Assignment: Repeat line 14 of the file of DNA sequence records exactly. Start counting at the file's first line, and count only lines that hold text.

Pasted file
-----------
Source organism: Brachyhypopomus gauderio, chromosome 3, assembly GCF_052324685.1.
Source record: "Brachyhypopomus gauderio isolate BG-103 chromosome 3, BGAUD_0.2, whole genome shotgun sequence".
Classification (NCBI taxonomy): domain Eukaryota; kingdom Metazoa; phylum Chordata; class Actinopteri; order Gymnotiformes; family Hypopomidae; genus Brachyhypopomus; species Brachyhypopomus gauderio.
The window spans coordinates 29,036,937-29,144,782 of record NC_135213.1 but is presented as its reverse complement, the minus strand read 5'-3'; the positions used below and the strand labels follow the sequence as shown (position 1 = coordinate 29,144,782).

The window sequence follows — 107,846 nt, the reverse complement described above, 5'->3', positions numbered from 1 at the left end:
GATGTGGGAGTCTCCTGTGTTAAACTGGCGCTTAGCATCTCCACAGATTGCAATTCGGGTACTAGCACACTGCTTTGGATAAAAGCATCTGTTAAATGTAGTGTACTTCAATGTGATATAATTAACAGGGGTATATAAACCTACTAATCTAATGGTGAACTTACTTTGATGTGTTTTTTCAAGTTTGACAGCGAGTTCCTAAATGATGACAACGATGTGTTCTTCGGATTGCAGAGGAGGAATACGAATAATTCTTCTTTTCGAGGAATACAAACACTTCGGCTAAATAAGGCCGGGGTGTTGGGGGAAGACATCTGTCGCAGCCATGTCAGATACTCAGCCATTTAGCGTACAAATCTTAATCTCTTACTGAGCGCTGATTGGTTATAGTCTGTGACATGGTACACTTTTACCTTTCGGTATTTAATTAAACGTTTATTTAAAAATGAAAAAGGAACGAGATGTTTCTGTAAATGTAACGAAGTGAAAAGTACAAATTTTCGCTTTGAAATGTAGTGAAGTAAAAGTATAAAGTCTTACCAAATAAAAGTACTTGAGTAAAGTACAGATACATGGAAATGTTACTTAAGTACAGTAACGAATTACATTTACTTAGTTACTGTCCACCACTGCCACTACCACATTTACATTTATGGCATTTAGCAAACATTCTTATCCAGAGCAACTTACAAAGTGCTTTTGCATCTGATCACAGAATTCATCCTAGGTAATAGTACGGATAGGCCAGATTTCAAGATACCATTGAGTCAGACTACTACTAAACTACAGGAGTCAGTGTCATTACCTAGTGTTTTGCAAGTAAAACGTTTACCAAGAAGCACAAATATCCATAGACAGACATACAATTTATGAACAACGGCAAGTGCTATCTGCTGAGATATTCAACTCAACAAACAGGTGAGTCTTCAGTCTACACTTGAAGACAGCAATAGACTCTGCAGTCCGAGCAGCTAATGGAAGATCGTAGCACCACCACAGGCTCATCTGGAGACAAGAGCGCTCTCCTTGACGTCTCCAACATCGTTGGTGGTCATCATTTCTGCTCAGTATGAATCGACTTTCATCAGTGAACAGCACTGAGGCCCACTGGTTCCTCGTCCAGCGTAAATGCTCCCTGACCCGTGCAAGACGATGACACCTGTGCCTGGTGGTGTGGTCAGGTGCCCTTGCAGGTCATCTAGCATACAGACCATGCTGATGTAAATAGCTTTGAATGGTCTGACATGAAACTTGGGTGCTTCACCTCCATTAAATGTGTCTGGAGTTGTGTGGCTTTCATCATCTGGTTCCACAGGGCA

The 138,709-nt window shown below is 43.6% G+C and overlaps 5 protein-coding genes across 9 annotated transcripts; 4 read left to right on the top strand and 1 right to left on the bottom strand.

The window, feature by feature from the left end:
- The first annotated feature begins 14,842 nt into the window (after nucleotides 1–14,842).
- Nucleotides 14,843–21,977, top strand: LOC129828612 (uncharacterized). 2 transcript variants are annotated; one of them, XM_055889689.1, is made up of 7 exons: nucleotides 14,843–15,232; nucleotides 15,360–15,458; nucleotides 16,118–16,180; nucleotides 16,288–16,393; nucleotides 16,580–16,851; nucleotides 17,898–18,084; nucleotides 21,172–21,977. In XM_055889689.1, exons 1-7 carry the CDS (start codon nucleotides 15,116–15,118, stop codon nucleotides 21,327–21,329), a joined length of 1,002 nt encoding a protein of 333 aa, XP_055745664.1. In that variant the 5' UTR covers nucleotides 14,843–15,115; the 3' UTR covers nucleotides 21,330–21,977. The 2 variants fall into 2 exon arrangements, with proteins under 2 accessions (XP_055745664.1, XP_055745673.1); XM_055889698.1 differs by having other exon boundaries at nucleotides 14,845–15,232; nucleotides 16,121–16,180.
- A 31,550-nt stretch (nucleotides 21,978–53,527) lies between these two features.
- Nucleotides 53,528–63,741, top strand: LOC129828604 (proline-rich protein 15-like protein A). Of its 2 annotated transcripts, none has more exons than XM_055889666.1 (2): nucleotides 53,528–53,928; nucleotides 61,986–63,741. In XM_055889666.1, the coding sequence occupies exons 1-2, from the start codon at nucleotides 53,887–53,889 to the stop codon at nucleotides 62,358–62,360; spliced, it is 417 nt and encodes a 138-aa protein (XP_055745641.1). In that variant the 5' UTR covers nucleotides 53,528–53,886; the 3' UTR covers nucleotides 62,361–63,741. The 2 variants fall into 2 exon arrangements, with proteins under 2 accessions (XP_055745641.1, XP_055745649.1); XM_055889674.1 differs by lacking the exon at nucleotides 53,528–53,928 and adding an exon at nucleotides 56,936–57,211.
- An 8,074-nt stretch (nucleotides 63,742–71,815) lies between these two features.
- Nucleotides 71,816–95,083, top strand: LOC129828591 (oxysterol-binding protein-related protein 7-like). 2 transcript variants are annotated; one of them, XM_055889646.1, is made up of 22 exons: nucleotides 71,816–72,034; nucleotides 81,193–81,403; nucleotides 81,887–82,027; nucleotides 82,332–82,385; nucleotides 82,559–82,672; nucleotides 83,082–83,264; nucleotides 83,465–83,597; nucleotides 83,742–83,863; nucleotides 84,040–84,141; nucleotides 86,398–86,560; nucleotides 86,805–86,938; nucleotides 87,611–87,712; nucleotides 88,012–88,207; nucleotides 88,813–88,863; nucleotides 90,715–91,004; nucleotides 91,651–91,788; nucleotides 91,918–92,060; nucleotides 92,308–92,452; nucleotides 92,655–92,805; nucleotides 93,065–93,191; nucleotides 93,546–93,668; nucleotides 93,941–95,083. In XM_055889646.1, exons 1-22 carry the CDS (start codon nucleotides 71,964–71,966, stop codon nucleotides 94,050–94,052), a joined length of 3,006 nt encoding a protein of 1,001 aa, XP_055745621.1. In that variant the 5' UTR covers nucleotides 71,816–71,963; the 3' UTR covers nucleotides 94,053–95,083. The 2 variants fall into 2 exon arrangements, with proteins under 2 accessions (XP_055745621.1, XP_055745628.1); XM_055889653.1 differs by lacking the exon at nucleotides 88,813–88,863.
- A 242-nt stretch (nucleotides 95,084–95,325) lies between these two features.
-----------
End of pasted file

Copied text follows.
- Nucleotides 71,816–95,083, top strand: LOC129828591 (oxysterol-binding protein-related protein 7-like). 2 transcript variants are annotated; one of them, XM_055889646.1, is made up of 22 exons: nucleotides 71,816–72,034; nucleotides 81,193–81,403; nucleotides 81,887–82,027; nucleotides 82,332–82,385; nucleotides 82,559–82,672; nucleotides 83,082–83,264; nucleotides 83,465–83,597; nucleotides 83,742–83,863; nucleotides 84,040–84,141; nucleotides 86,398–86,560; nucleotides 86,805–86,938; nucleotides 87,611–87,712; nucleotides 88,012–88,207; nucleotides 88,813–88,863; nucleotides 90,715–91,004; nucleotides 91,651–91,788; nucleotides 91,918–92,060; nucleotides 92,308–92,452; nucleotides 92,655–92,805; nucleotides 93,065–93,191; nucleotides 93,546–93,668; nucleotides 93,941–95,083. In XM_055889646.1, exons 1-22 carry the CDS (start codon nucleotides 71,964–71,966, stop codon nucleotides 94,050–94,052), a joined length of 3,006 nt encoding a protein of 1,001 aa, XP_055745621.1. In that variant the 5' UTR covers nucleotides 71,816–71,963; the 3' UTR covers nucleotides 94,053–95,083. The 2 variants fall into 2 exon arrangements, with proteins under 2 accessions (XP_055745621.1, XP_055745628.1); XM_055889653.1 differs by lacking the exon at nucleotides 88,813–88,863.